The Art of Tinkering

The Art of Tinkering

We just got an advance copy of The Art of Tinkering, by our friends at the Tinkering Studio at the Exploratorium.

On their own, science, art, and technology all make for interesting, fun, and rewarding explorations. But when you mix them together, you get a veritable tinkering trifecta in which technological tools and scientific principles let you express your own artistic vision.

We flipped through the wonderful pictures and projects before we took it to the bench for some quick pictures. In the spirit of the book, we put it among a few tools and parts from recently photographed projects that were still on the table.

Surprising Circuits

We found projects by some of our friends, including Ken Murphy, Jie Qi and AnnMarie Thomas. We’re excited that we have a few projects in the book, including our Circuitry Snacks, in a section on Surprising Circuits. The book itself incorporates some circuitry on the cover, which we hope to play with soon!

The book launch party will be at the Exploratorium Afterdark (ages 18+) event on November 7.

Sugar Refinery

Maker Faire NY 2013

Refined by artist Eric Hagan is described as

a food safe sugar based electromechanical kinetic sculpture. Utilizing digital fabrication and mold making techniques, Refined represents a few select stages from the manufacturing process for refining sugar.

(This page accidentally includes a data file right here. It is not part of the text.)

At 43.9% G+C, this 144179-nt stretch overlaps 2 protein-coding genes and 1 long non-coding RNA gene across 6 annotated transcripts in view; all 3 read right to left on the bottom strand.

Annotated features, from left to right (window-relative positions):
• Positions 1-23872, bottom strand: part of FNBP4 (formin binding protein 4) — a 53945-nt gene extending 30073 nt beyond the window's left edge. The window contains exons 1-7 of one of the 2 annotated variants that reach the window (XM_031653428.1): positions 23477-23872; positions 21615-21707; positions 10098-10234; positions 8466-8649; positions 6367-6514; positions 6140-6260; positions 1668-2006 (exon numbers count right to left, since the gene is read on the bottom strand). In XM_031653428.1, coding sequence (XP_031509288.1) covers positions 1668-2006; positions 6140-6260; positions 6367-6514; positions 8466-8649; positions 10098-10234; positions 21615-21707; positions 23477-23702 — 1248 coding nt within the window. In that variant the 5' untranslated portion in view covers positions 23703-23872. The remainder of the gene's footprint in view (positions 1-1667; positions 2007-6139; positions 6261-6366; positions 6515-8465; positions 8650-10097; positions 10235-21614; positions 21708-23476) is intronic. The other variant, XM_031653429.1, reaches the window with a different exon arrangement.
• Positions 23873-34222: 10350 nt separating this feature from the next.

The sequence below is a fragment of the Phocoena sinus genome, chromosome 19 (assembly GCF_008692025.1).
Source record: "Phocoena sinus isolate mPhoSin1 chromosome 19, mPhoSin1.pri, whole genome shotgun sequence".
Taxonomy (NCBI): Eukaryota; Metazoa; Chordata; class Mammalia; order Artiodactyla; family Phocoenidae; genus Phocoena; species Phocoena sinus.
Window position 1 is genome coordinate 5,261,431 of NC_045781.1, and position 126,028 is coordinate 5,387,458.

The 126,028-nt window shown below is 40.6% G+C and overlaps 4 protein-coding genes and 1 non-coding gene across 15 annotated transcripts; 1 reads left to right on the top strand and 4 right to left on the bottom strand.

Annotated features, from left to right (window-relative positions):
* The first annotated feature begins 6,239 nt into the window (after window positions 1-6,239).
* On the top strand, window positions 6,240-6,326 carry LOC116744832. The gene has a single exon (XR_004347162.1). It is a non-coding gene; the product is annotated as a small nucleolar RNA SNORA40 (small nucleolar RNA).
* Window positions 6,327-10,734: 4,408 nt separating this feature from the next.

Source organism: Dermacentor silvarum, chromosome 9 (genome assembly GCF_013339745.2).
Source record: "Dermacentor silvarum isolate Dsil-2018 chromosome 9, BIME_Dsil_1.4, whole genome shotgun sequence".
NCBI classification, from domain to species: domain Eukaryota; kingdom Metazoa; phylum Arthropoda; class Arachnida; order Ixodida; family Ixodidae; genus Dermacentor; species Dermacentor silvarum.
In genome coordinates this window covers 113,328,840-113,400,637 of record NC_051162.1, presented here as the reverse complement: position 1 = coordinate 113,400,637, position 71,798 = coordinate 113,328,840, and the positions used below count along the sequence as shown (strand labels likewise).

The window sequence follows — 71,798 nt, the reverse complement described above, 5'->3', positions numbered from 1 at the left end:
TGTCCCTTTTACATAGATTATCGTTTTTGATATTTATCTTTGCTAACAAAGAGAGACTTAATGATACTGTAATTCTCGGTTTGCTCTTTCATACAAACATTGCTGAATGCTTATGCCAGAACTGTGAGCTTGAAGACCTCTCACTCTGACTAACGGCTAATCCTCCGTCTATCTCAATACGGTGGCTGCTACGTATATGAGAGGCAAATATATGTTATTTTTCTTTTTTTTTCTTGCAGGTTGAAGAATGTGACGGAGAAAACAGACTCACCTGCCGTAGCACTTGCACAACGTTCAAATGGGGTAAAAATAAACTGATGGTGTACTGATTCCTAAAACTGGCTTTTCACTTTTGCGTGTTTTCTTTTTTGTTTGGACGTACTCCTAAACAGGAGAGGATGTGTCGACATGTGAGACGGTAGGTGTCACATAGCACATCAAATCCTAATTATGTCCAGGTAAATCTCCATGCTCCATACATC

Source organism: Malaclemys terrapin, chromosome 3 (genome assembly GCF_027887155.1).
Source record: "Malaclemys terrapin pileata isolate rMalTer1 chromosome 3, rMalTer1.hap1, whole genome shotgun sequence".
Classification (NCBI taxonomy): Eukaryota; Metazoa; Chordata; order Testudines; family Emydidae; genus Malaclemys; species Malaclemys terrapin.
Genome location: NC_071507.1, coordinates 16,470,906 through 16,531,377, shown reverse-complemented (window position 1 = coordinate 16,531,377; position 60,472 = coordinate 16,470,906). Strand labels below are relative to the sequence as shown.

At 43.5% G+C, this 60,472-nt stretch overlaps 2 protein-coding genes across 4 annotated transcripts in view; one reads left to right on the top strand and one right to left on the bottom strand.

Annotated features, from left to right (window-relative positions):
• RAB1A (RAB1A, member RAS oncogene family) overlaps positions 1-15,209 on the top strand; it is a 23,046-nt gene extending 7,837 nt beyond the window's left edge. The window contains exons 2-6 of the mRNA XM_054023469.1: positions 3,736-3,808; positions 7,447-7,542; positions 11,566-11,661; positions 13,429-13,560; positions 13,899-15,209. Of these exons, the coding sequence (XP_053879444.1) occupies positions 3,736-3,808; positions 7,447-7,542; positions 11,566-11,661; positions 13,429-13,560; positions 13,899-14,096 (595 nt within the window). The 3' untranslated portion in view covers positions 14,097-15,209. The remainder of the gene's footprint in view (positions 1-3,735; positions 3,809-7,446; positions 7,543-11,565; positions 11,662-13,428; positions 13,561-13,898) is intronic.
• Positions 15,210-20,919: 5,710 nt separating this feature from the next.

At Maker Faire New York, Eric brought along not only the mechanisms, but also the molds he used to make the gears and other components out of sugar.

Maker Faire NY 2013

Using Artist Grade Materials with the WaterColorBot

watercolorbot paints

One of the questions that we’ve had on the WaterColorbot is about its ability to use higher-quality materials. And in particular, can you use it with fine (artists’) watercolor paints?

The WaterColorBot comes with a starter set of Crayola watercolors. This kind of paint set is great for kids and great for learning how to use the WaterColorBot. And in the United States at least, it’s also easy to obtain direct replacements from your local office or art supply store.

But on the other hand, watercolors like these do not offer the depth or range of color nor the archival quality that professional artists expect and require. And, replacement paint sets may not be so easy to find overseas, or even in less urban areas of the US. Fortunately, you can use the WaterColorBot with other paints, and we’re working on expanding the number of different ways that you can.

watercolorbot paints

The first, easiest solution is to note that the Crayola paint set actually comes with (well, in) a perfectly-sized paint palette; simply rinse out the remaining paint with cold water.

The empty Crayola palette can be reused with tube-based watercolor paints, which are available at art supply stores worldwide. Like dry (pan) watercolors, tube based watercolors are available in many grades, from very inexpensive to fine artists’ watercolor, and in a truly impressive range of colors.
watercolorbot paints

While the the empty Crayola palette is perfectly serviceable, it is a bit flimsy, and we are also planning to offer a couple of more durable permanent palettes as optional accessories for the WaterColorBot.

watercolorbot paints

Here is the first of those accessories: A milled plastic palette for use with tube-based watercolor paints. It’s tough and permanent with eight oval wells.

watercolorbot paints